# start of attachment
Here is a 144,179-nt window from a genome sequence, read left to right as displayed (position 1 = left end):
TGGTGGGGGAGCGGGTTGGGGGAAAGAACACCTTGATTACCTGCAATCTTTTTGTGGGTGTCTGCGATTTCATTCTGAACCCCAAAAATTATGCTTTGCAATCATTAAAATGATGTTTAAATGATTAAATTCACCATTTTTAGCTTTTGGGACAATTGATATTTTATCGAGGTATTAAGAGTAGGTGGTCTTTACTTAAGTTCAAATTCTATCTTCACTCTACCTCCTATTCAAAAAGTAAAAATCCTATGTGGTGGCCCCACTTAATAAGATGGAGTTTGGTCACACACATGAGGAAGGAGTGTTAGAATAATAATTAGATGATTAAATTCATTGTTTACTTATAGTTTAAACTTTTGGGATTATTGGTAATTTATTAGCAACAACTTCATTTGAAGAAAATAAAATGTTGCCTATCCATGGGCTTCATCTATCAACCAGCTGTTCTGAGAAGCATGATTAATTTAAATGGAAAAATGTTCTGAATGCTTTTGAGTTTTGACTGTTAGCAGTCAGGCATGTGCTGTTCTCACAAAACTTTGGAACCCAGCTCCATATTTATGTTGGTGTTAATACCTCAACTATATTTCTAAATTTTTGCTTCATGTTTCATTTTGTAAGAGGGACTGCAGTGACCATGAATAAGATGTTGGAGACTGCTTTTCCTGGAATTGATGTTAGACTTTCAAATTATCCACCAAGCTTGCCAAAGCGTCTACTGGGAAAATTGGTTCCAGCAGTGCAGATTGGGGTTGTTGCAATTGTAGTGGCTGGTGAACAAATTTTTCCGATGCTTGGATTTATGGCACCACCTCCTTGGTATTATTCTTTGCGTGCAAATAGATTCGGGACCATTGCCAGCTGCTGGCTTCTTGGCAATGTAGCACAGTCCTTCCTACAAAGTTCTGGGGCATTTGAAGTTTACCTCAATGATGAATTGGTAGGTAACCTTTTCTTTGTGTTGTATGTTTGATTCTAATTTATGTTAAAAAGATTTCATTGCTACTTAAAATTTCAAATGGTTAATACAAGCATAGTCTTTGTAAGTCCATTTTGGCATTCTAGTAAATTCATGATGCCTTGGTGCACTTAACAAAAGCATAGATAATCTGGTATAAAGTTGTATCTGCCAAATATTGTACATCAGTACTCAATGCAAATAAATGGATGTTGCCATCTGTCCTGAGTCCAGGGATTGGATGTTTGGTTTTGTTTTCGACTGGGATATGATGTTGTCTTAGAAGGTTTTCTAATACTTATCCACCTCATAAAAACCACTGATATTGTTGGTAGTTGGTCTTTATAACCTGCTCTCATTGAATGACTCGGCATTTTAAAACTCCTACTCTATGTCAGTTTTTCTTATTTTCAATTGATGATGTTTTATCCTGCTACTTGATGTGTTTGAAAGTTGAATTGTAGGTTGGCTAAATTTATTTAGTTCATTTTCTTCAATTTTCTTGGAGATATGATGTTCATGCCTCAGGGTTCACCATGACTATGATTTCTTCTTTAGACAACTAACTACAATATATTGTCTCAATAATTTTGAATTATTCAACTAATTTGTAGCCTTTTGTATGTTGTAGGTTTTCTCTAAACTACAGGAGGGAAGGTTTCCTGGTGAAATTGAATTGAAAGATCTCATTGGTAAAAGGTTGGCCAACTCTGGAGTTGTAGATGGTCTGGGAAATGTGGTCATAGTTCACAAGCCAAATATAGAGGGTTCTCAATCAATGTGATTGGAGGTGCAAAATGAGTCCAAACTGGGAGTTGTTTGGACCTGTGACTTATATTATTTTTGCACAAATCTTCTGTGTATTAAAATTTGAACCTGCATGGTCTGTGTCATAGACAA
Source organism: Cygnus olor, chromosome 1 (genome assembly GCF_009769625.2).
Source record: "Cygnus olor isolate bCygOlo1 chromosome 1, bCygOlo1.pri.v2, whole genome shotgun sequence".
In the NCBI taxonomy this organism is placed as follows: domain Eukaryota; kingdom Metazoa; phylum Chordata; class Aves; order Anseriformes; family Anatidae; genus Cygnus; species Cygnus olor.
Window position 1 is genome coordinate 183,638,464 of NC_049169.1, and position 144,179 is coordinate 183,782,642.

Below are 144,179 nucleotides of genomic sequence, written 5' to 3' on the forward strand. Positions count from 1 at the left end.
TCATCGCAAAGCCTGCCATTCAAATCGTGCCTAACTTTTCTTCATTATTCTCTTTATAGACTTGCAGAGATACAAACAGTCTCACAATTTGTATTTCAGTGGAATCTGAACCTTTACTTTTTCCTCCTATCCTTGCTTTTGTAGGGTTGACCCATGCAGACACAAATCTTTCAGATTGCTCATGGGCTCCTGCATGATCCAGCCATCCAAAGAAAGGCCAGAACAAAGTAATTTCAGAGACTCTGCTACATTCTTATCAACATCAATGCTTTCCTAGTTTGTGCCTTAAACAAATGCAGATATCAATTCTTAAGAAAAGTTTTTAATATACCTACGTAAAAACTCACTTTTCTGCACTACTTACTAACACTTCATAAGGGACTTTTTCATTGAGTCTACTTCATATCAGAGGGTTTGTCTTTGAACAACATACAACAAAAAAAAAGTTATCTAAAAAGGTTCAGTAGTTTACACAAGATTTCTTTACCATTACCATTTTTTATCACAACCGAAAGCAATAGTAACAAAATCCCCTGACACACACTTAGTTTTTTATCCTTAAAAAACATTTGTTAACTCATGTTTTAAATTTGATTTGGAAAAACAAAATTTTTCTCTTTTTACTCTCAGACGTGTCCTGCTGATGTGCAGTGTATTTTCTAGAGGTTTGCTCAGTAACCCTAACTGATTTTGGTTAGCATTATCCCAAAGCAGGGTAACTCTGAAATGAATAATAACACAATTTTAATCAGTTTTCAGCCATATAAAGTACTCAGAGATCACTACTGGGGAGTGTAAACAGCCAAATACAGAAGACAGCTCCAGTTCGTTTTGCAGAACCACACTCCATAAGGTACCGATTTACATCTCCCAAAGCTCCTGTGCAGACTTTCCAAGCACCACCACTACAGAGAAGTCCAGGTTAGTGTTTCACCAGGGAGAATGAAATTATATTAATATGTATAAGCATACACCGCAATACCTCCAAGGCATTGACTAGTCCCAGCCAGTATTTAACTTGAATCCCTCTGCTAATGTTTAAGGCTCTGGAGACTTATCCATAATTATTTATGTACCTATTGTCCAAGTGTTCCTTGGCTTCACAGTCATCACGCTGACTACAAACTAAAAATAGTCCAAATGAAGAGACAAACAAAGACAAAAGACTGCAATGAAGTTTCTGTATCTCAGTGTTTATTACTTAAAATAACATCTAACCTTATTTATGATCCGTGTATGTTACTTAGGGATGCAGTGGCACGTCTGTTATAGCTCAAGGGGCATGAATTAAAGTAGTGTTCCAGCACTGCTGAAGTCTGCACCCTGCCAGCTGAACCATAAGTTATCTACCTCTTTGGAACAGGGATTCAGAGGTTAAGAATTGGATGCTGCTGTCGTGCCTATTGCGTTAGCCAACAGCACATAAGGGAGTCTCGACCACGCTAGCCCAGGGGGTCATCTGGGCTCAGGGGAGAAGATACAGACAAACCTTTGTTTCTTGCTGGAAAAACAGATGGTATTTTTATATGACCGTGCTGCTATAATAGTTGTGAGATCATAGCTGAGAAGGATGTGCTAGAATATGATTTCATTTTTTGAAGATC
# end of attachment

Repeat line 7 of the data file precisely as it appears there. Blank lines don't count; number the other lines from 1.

Below are 144,179 nucleotides of genomic sequence, written 5' to 3' on the forward strand. Positions count from 1 at the left end.